Tuesday, December 28, 2010

In the 10 December, 2010 Research Library Issue report (a bimonthly report from ARL, CNI, and SPARC) Prudence S. Adler, Associate Executive Director, Federal Relations and Information Policy, ARL, considers three critical attributes shared by the research, teaching, and learning enterprise and the Internet. They are a) providing access to research resources; b) promoting free speech; c) and fostering openness, innovation, and transparency.

The conclusion of the report (entitled Three Key Public Policies for Research Libraries: Net Neutrality, Fair Use, Open and Public Access) :
The ARL Strategic Plan calls for ARL to influence “laws, public policies, regulations, and judicial decisions governing the use of copyrighted materials so that they better meet the needs of the educational and research communities” and to contribute “to reducing economic, legal, and technical barriers to access and use of the research results from publicly funded research projects, enabling rapid and inexpensive worldwide dissemination of facts and ideas.” To succeed, research libraries are dependent upon a non-discriminatory, robust, open, technological infrastructure that will permit effective use of resources under copyright, in the public domain, and under other legal regimes. Such an infrastructure must encourage emerging scholarly communication models that realize the benefits of networked-based technologies and reflect the interests of the academy and the public.
The full report.

Friday, December 10, 2010

Fabian Society Online Archive

A London School of Economics (LSE) website particularly useful to historians of British history is the open access Fabian Society Online Archive. The Fabian Society started publishing tracts in 1884, and included in this site are most tracts up to 1997. There are about 580 tracts. Among the authors are Sidney and Beatrice Webb and George Bernard Shaw, founders of the LSE. Other famous authors include Clement Attlee; Tony Benn; Tony Blair; Gordon Brown; G. D. H. Cole; Tony Crosland; R. H. S. Crossman; Denis Healey; Harold Laski; Kingsley Martin; Harold Wilson.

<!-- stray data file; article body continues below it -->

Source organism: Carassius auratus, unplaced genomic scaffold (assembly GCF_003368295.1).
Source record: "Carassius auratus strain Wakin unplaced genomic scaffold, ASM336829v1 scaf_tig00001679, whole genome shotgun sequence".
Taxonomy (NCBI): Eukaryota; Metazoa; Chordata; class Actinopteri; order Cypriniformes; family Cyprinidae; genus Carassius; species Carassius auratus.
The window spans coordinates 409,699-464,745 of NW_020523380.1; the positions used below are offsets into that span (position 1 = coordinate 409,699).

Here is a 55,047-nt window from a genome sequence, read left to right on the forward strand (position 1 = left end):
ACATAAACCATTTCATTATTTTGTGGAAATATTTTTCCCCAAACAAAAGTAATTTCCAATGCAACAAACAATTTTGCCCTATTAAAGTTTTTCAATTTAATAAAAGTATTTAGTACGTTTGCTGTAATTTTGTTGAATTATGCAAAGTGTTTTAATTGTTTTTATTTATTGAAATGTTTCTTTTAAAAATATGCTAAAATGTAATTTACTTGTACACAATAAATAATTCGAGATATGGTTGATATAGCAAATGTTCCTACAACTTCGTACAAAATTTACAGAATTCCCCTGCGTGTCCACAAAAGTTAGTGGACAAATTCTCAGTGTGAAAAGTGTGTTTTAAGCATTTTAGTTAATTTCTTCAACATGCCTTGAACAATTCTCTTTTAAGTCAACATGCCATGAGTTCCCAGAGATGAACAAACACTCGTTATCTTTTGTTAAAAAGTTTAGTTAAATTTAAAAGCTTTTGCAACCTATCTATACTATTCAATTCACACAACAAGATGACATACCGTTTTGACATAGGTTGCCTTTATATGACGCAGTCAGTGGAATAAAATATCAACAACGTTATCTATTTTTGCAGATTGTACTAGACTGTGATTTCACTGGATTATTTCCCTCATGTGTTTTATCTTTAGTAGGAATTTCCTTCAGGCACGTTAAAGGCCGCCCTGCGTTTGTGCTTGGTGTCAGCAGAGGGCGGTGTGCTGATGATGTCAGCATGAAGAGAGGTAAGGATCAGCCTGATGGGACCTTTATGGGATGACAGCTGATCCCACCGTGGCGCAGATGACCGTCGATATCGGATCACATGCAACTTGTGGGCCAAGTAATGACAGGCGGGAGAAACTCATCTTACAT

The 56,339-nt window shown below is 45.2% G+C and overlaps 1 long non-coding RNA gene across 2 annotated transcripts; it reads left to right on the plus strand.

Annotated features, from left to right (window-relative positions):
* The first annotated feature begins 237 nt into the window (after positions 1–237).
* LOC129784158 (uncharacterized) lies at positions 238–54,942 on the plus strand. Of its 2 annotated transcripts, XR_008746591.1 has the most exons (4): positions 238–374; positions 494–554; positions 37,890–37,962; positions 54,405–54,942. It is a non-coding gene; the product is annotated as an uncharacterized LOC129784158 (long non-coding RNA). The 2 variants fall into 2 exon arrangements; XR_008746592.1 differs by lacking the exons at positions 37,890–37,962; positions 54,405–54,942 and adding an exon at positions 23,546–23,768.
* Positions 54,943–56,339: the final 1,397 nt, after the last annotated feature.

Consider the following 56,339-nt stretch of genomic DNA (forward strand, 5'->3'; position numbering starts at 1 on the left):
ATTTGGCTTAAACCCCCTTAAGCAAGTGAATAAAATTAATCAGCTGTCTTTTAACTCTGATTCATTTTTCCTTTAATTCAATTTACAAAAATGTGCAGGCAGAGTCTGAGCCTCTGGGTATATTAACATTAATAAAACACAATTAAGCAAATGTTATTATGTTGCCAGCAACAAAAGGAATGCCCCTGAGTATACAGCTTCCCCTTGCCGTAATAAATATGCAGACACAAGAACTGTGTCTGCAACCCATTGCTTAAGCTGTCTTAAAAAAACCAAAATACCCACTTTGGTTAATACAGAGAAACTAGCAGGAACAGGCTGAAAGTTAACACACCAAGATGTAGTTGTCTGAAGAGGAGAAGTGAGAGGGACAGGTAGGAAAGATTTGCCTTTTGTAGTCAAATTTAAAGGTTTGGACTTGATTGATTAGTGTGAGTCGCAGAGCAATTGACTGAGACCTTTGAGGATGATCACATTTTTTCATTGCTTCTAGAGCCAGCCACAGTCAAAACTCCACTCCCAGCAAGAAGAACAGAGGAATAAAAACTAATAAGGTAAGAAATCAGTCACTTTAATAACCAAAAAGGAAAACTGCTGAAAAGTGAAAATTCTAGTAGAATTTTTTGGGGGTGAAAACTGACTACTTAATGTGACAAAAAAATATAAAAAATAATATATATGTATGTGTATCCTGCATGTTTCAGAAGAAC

Topics treated in the tracts include:

* cultural matters
* economics
* electoral reform
* foreign policy (such as colonialism, the Cold War and relations with Europe)
* industrial relations
* the Labour Party
* local government
* politics (such as electoral and parliamentary reform)
* poverty
* social reform (such as education, health and pensions)
* socialism
* women's issues

Friday, December 3, 2010

December issue of the SPARC Open Access Newsletter

Peter Suber's December issue of the SPARC Open Access Newsletter is now online. Particularly interesting is the section "The US elections and open access" where Suber considers at length the future of the FRPAA (Federal Research Public Access Act) bill which is presently before Congress. He believes that "because Congress is preoccupied with more urgent business, FRPAA has little chance as a stand-alone bill in the lame-duck session. If it expires without a vote at the end of this month, it or some variation of it will almost certainly be re-introduced in the new session. The new bill may be the same as the current FRPAA, which itself is the same as the version of FRPAA introduced in 2006, or may be revised to account for any executive action taken by President Obama in the meantime." Suber's prediction for the ultimate outcome of government mandated open access:
insofar as Republicans are inclined to work constructively for achievable progress, there will be some common ground with Democrats. That common ground will include creating jobs, stimulating the economy, opening government, showing fiscal responsibility with public funds, and mandating public access to publicly-funded research. That bodes well both for FRPAA and for an Obama executive order mandating OA from federal funding agencies. But insofar as Republicans are inclined to obstruct Democrats, reject their own party elders, or both, common ground will be a vanishing quantity. That plus Obama's tendency to seek compromise without reciprocation will mean defeat or dilution for OA policies.